Burberry's Add to Bag

BUT it is still the same click to add to a virtual shopping cart mentality. You do not get the same experience as in the store, where hands are involved as a product is touched, examined and then purchased. It does not matter the type of store; online shopping is not the same as in-store shopping.

Grability co-founder and CEO Sebastian Mejia and his team took this issue to heart when creating their solution. He explained that the Grability product is “an online customer experience so simple that no one is excluded from using it. It takes the real life shopping experience and brings it to your mobile device. Grability, based in New York, is the new paradigm of how shopping should be: immediate, gratifying, fun, universal and simple.”

Grability is working with large retailers all over the world, including Europe’s largest department store El Corte Ingles.  Have a peek at Grability’s solution for grocery retail:

Grability Video

(Click to play video demo)

No online shopper will want anything but the ease and simplicity of shopping with their fingertips ever again. The Grability retail experience pales all existing solutions by magnitudes and is the perfect example of technology working for you to make life simpler. Retailers who fail to provide experiences like Grability’s patented technology will be left behind.

Marketers who see this solution know it is the perfect setup for A/B testing. But something is more important: Virtual shelf space will become more valuable than the most expensive physical shelf space in any retail store. The world of brand management in every retail space just changed.

It changed most for online retailers offering products from multiple brands because online shoppers can now shop in virtual aisles much the way they browse physical store aisles. “Forget about banners,” Mejia said. “This is the most valuable form of mobile advertisement; non obtrusive, targeted and closest to the purchase intent.”

With high quality data, Grability enables further segmentation and new niches can be found. The real power of the Grability solution is that brands can now pay for placement within the online shopping environment exactly the same way they pay for placement in store. With insight from Grability into every individual placement, the value of those placements just went way up.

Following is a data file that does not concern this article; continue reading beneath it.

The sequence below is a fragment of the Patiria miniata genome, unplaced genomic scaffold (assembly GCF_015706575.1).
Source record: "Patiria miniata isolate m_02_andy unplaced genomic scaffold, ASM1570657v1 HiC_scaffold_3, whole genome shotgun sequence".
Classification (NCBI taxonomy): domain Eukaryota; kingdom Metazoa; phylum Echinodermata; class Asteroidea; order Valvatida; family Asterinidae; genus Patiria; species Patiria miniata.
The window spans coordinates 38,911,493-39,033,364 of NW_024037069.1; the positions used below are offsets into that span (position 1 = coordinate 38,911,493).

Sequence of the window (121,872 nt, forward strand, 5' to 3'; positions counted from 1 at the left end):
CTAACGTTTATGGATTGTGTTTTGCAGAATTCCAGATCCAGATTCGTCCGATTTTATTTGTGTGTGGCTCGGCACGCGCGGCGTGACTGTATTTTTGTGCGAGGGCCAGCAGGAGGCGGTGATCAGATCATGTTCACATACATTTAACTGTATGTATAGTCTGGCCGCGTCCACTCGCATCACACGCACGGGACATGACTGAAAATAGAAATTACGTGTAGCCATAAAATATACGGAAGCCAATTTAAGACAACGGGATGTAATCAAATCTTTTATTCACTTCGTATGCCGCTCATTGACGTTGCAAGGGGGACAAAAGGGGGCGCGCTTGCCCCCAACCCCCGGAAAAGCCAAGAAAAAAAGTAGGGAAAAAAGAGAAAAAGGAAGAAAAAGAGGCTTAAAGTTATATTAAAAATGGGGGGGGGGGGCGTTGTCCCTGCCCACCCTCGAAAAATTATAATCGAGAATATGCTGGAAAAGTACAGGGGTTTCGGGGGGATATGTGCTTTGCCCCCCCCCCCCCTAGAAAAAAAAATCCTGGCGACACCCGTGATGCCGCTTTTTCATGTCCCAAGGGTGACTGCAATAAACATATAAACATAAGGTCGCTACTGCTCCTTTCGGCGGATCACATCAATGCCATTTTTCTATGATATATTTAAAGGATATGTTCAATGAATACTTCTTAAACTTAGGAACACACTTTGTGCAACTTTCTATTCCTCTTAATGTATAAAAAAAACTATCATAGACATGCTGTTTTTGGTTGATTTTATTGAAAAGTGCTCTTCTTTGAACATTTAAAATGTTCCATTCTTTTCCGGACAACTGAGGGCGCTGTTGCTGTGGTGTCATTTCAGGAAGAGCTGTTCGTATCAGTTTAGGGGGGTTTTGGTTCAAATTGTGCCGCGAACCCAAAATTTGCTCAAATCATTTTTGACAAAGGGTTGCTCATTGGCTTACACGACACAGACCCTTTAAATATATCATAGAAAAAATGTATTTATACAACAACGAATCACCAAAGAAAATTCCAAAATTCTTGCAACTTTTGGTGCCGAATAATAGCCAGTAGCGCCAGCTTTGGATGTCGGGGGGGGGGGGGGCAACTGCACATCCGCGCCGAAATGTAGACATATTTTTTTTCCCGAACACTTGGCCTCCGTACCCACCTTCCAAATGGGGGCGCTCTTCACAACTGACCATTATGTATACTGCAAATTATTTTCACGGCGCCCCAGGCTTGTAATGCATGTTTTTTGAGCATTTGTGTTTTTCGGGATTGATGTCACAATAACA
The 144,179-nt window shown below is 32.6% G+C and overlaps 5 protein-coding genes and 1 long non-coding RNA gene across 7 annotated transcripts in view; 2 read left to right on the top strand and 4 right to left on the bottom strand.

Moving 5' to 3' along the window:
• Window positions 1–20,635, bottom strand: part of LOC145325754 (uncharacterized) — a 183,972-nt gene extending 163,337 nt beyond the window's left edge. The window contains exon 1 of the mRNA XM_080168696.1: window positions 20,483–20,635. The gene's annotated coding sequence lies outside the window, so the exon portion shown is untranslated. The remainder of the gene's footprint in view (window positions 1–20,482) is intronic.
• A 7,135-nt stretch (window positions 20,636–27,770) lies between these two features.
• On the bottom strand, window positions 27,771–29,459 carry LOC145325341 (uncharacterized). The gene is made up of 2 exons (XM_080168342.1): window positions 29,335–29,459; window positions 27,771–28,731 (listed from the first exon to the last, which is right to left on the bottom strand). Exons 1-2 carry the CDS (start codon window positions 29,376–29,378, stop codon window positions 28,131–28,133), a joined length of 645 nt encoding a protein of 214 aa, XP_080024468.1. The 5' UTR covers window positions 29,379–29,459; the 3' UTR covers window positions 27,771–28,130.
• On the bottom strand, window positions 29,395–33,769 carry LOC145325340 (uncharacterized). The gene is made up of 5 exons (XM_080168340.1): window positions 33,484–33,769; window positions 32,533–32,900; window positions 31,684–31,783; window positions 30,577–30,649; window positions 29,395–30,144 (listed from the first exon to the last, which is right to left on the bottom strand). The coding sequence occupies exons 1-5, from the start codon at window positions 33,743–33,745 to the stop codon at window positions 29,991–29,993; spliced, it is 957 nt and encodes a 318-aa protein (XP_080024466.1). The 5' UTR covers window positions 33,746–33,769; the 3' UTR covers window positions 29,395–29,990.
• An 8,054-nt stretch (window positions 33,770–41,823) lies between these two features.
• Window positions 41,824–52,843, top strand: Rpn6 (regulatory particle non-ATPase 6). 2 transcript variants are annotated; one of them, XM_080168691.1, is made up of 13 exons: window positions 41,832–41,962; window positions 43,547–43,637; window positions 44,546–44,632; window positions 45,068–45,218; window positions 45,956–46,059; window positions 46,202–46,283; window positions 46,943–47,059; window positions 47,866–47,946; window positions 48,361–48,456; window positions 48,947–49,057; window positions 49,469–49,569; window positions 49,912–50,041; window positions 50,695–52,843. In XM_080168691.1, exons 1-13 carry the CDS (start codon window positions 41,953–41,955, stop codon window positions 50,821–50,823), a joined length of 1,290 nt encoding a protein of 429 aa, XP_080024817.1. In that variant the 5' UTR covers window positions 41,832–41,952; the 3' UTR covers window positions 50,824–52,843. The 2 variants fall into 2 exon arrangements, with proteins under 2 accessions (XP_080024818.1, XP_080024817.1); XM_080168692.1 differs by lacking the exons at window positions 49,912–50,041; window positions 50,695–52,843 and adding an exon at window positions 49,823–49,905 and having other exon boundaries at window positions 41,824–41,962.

For decades retailers have only been able to analyze a basket of goods after that basket is filled. Now they have the ability to see exactly how people shop. With the insight gained, they can provide a virtual store designed for the individual that is so personal there is no reason to shop in any other way or in any other place. In the coming decade customers will be disinterested when they are not presented with what they want and completely turned off when the experience is not easy, simple and beautiful.

“Grability is not stopping with food,” Mejia told me. “Grability will spread to every product, especially the products of luxury retailers who wish to optimize the best mobile experience and enable brands to leverage their brand equity in the online world.” His team is able to produce some very convincing sample solutions with high end brands such as Clinique, Dior, Jimmy Choo, and Valentino as well as samples for retailers like Walgreens and Rite Aid.  In every case, the gentle swipe of a finger guides the product to your cart, bag or scale.



RiteAid Cold & Flu

RIteAid Cereal

Whole Foods Produce

These interfaces represent effortless mobile shopping that mirrors the real experience in such an innovative way it is actually a better experience than shopping in the store. Shopping is no longer about the retailer getting a consumer into their experience; retailers must now bring their experience to the consumer wherever they are in the world with whatever device they are using. In online markets, brand promiscuity is only a click away. When your branded experience is in the pockets of everyone in the world and it feels as natural as the Grability solution, the chances of brand abandonment go down.

Grability’s superb report card includes reducing cart abandonment by 70% over other solutions offered by the same retailer. They rightfully earned a place among the winners of the Intel Challenge and were selected as one of the top 25 finalists to compete in the global challenge in Silicon Valley last fall.

Grability boasts a 600% increase in mobile sales and 300% increase in total online sales over a four month period for Colombian retailer La Rebaja. Is some of this cannibalization? Probably but a big chunk of it is coming from competitors and it is better to cannibalize on your in store shopping, where margins are thinner, inventory costs are higher and operations eat at your profitability, than to see yourself eliminated by innovative competition. Does anyone remember a book store called Borders

I mentioned Grability to a friend on Facebook:


Instacart beware: this is one of your customers and Grability has you beat with just a video clip! I’ve looked at Instacart as well as Netgrocer, Peapod, Safeway Online Grocery Delivery, Walmart To Go, Meijer and Costco among other online shopping solutions. Every one of them could benefit from working with Grability.  “Our goal is to continue making customers happy by providing the best shopping experience and make Grability the standard way of buying products in mobile” said Mejia

It comes as no surprise that Grability has been profitable since delivering their first product. They’ve also built their product with no outside investment, no seed, no A round (at least not yet and Mejia declined to comment). Investors and brand managers can only imagine what some well managed capital will do inside this company that puts technology to work for you.